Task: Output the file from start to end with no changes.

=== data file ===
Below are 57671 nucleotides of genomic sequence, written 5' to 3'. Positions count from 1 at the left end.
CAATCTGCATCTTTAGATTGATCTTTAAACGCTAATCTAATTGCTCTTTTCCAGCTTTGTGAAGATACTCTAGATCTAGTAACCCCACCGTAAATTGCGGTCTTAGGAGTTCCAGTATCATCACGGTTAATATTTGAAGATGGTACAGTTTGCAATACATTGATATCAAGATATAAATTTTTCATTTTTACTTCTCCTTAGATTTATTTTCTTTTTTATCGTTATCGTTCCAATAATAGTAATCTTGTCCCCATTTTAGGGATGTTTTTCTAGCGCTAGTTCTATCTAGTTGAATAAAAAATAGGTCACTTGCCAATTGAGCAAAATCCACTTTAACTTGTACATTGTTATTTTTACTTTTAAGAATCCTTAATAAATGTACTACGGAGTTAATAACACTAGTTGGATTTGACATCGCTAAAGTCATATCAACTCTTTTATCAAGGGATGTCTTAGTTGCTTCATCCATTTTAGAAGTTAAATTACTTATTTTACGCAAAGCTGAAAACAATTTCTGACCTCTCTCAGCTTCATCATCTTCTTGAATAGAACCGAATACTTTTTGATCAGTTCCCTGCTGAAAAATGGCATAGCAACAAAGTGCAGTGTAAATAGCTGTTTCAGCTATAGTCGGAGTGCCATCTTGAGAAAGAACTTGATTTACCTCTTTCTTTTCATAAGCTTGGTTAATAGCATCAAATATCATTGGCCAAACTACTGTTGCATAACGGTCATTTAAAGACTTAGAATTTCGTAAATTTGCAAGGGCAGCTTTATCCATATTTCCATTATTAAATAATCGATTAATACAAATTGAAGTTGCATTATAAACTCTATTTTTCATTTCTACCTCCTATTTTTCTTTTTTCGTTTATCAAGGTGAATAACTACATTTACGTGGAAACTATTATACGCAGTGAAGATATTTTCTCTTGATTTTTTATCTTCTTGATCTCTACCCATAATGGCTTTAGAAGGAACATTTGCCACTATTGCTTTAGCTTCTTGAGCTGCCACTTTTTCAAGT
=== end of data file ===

Below are 57671 nucleotides of genomic sequence, written 5' to 3'. Positions count from 1 at the left end.
CAATCTGCATCTTTAGATTGATCTTTAAACGCTAATCTAATTGCTCTTTTCCAGCTTTGTGAAGATACTCTAGATCTAGTAACCCCACCGTAAATTGCGGTCTTAGGAGTTCCAGTATCATCACGGTTAATATTTGAAGATGGTACAGTTTGCAATACATTGATATCAAGATATAAATTTTTCATTTTTACTTCTCCTTAGATTTATTTTCTTTTTTATCGTTATCGTTCCAATAATAGTAATCTTGTCCCCATTTTAGGGATGTTTTTCTAGCGCTAGTTCTATCTAGTTGAATAAAAAATAGGTCACTTGCCAATTGAGCAAAATCCACTTTAACTTGTACATTGTTATTTTTACTTTTAAGAATCCTTAATAAATGTACTACGGAGTTAATAACACTAGTTGGATTTGACATCGCTAAAGTCATATCAACTCTTTTATCAAGGGATGTCTTAGTTGCTTCATCCATTTTAGAAGTTAAATTACTTATTTTACGCAAAGCTGAAAACAATTTCTGACCTCTCTCAGCTTCATCATCTTCTTGAATAGAACCGAATACTTTTTGATCAGTTCCCTGCTGAAAAATGGCATAGCAACAAAGTGCAGTGTAAATAGCTGTTTCAGCTATAGTCGGAGTGCCATCTTGAGAAAGAACTTGATTTACCTCTTTCTTTTCATAAGCTTGGTTAATAGCATCAAATATCATTGGCCAAACTACTGTTGCATAACGGTCATTTAAAGACTTAGAATTTCGTAAATTTGCAAGGGCAGCTTTATCCATATTTCCATTATTAAATAATCGATTAATACAAATTGAAGTTGCATTATAAACTCTATTTTTCATTTCTACCTCCTATTTTTCTTTTTTCGTTTATCAAGGTGAATAACTACATTTACGTGGAAACTATTATACGCAGTGAAGATATTTTCTCTTGATTTTTTATCTTCTTGATCTCTACCCATAATGGCTTTAGAAGGAACATTTGCCACTATTGCTTTAGCTTCTTGAGCTGCCACTTTTTCAAGT